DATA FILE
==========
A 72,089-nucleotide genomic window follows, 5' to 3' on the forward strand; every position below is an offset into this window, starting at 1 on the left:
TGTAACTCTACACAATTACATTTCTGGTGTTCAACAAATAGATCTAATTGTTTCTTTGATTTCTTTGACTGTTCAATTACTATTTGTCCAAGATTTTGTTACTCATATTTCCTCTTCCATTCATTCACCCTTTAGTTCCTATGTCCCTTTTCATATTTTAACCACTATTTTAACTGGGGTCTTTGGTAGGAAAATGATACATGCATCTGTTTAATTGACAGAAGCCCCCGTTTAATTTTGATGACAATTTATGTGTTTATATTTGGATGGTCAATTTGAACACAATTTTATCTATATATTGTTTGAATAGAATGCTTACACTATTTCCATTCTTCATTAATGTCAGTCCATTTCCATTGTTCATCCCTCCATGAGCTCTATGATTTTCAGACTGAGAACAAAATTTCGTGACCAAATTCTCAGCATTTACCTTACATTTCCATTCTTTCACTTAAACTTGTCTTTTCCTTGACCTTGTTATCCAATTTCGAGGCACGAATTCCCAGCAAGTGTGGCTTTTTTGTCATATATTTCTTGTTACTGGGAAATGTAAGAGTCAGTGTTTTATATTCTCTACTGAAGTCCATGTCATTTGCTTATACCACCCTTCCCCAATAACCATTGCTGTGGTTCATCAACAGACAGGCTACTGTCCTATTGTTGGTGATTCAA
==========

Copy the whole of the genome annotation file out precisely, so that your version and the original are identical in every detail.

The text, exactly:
A 72,089-nucleotide genomic window follows, 5' to 3' on the forward strand; every position below is an offset into this window, starting at 1 on the left:
TGTAACTCTACACAATTACATTTCTGGTGTTCAACAAATAGATCTAATTGTTTCTTTGATTTCTTTGACTGTTCAATTACTATTTGTCCAAGATTTTGTTACTCATATTTCCTCTTCCATTCATTCACCCTTTAGTTCCTATGTCCCTTTTCATATTTTAACCACTATTTTAACTGGGGTCTTTGGTAGGAAAATGATACATGCATCTGTTTAATTGACAGAAGCCCCCGTTTAATTTTGATGACAATTTATGTGTTTATATTTGGATGGTCAATTTGAACACAATTTTATCTATATATTGTTTGAATAGAATGCTTACACTATTTCCATTCTTCATTAATGTCAGTCCATTTCCATTGTTCATCCCTCCATGAGCTCTATGATTTTCAGACTGAGAACAAAATTTCGTGACCAAATTCTCAGCATTTACCTTACATTTCCATTCTTTCACTTAAACTTGTCTTTTCCTTGACCTTGTTATCCAATTTCGAGGCACGAATTCCCAGCAAGTGTGGCTTTTTTGTCATATATTTCTTGTTACTGGGAAATGTAAGAGTCAGTGTTTTATATTCTCTACTGAAGTCCATGTCATTTGCTTATACCACCCTTCCCCAATAACCATTGCTGTGGTTCATCAACAGACAGGCTACTGTCCTATTGTTGGTGATTCAA